Freddie Mac’s latest Primary Mortgage Market Survey (PMMS) for the week ending October 21, 2021, shows that the 30-year fixed-rate mortgage (FRM) averaged 3.09% with an average 0.7 point, up from last week when it averaged 3.05%. A year ago at this time, the 30-year FRM averaged 2.80%.
“Mortgage rates continued to rise this week due to the trajectory of both the economy and the pandemic,” said Sam Khater, Freddie Mac’s Chief Economist. “Even as the availability of existing homes is improving, prices remain high due to homebuyer demand and limitations on housing starts and permits resulting from the ongoing labor and material shortages. Despite these countervailing forces, we expect the housing market to remain strong as we head into the end of the year.”
The 15-year fixed-rate mortgage (FRM) averaged 2.33% with an average 0.7 point, up from last week when it averaged 2.30%. A year ago at this time, the 15-year FRM averaged 2.33%. The five-year Treasury-indexed hybrid adjustable-rate mortgage (ARM) averaged 2.54% with an average 0.3 point, down slightly from last week when it averaged 2.55%. A year ago at this time, the five-year ARM averaged 2.87%.
The Mortgage Bankers Association (MBA) reported mortgage applications decreased 6.3% from one week earlier. The Market Composite Index, a measure of mortgage loan application volume, decreased 6.3% on a seasonally adjusted basis from one week earlier. On an unadjusted basis, the Index decreased 6% compared with the previous week.
Redfin has found that median home sale prices rose 14% year-over-year to $376,800 in September 2021, the lowest growth rate since December 2020. The month of September marked the 14th consecutive month of double-digit price gains. Closed home sales and new listings of homes for sale both fell from a year earlier, by 5% and 9%, respectively.
"The severe lack of inventory is restricting home sales," said Redfin Chief Economist Daryl Fairweather. "Even though plenty of people bought homes last year, many homebuyers waited while the pandemic went from bad to worse and remote-work policies were finalized. The homebuyers who are just beginning their search are finding that the well has run dry. But I am hopeful that as it becomes easier to get building materials, we will finally have a strong year for new construction in 2022. That's what the market needs more than anything."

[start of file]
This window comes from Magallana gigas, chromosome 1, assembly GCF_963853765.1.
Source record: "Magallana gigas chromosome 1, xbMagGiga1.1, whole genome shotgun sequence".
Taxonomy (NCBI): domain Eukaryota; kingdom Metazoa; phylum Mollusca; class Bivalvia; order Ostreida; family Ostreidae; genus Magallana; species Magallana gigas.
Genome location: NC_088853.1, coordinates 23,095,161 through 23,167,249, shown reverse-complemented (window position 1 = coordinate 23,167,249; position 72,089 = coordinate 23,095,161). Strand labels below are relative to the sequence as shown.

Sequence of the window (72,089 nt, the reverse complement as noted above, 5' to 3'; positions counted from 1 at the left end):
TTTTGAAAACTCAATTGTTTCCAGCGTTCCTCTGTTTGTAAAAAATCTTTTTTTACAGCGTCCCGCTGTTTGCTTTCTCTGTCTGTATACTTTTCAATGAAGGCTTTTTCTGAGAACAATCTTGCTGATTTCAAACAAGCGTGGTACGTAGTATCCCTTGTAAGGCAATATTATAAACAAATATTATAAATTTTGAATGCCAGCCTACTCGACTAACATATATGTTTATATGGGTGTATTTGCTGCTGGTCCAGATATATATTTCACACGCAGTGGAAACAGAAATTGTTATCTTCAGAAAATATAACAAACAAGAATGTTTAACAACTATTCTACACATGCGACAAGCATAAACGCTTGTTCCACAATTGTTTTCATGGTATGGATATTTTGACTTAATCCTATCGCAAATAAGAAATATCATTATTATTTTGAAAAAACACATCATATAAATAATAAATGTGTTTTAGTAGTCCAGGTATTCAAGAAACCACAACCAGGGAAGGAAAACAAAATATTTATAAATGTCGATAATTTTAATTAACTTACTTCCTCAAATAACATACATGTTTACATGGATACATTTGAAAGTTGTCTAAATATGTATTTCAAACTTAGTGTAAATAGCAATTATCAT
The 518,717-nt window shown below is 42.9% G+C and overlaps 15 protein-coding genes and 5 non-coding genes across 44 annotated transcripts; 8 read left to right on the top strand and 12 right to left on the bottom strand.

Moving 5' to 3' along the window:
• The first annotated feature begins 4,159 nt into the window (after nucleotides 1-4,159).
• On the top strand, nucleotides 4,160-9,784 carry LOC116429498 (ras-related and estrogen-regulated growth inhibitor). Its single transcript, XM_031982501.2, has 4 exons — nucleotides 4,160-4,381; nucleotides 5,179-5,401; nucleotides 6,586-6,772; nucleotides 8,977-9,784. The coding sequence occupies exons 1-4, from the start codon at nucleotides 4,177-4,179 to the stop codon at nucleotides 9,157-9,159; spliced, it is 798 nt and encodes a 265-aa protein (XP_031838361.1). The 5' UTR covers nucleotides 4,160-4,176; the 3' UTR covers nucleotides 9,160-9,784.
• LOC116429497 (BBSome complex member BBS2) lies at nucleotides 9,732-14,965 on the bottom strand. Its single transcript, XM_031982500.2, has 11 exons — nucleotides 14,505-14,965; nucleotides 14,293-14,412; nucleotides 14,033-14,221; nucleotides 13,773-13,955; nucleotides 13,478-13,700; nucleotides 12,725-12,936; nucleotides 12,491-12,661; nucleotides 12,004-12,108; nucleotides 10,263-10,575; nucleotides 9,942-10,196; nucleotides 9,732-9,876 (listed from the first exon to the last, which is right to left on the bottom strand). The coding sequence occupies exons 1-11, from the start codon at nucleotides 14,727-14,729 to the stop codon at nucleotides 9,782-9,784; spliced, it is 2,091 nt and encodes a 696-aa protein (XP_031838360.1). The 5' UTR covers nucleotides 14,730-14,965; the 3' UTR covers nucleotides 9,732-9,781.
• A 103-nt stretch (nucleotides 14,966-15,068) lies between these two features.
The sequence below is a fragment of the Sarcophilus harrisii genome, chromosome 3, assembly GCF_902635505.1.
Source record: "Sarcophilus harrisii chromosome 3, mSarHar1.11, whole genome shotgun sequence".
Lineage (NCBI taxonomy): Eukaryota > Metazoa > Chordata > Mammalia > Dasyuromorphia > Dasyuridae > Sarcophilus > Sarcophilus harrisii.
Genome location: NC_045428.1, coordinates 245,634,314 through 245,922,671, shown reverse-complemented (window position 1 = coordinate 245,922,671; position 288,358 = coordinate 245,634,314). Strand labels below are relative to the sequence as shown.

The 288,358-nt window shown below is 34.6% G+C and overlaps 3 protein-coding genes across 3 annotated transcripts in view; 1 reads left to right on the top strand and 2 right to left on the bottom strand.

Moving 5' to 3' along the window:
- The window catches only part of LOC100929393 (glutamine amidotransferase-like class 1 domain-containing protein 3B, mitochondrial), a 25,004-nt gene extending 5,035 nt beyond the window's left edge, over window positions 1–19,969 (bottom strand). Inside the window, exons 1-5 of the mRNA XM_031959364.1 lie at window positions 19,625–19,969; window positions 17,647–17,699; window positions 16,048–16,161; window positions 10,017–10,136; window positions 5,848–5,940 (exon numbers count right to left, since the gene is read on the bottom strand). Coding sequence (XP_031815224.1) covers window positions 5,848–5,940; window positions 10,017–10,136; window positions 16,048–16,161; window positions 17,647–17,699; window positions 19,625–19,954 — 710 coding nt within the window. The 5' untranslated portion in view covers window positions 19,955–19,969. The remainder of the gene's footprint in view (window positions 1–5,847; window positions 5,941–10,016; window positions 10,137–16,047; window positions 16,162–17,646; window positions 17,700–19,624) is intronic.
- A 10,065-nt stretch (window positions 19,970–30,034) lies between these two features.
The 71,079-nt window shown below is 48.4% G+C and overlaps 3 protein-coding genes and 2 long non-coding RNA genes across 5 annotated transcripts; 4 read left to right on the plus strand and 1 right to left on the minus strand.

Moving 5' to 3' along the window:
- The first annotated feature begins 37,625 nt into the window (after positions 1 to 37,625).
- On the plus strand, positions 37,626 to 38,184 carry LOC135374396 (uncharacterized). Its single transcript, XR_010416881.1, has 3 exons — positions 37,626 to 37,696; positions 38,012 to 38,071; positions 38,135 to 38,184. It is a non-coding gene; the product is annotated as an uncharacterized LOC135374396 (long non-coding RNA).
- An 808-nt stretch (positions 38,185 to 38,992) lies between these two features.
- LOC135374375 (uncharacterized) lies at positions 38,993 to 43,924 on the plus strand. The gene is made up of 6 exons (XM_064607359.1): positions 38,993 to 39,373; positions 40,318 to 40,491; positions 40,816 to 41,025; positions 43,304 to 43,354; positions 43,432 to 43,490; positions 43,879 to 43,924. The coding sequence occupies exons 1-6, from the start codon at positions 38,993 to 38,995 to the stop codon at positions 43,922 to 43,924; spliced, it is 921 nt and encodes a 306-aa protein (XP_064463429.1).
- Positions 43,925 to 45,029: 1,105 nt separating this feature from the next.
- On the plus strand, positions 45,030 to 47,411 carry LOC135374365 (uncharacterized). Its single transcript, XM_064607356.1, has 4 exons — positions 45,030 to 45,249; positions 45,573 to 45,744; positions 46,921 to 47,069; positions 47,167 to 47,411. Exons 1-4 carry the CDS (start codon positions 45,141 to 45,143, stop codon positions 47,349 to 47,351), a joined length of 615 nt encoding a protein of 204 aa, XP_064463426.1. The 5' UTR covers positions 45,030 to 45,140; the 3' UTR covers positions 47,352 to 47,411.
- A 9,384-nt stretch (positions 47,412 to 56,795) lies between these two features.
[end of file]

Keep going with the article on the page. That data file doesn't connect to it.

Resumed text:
Supply chain issues continue to plague homebuilders as materials remain an issue and have contributed to the nation’s lack of housing inventory.
Testifying Wednesday before the House Small Business Subcommittee on Oversight, Investigations, and Regulations, National Association of Home Builders (NAHB) Chairman Chuck Fowke explained to lawmakers that disruptions in the building materials supply chain that have been exacerbated by the pandemic are having a disproportionate impact on smaller home building firms.
“Without large economies of scale, small businesses generally cannot negotiate bulk discounts on lumber and other key building materials,” said Fowke. “The effects of this uncertainty trickle all the way to the buyer, many of whom have balked at projects at the last minute due to unexpected price increases.”
And while lumber prices to decline in May 2021, it took months for a meaningful portion of those reductions to reach home builders and their customers. In September, lumber prices began rising again and have increased more than 40% over the past six weeks.
Bright spots can be found in the latest report from the U.S. Department of Labor, as for the week ending October 16, the advance figure for seasonally adjusted initial unemployment claims was 290,000, a decrease of 6,000 from the previous week's revised level, the lowest level for initial claims since March 14, 2020 when it was 256,000.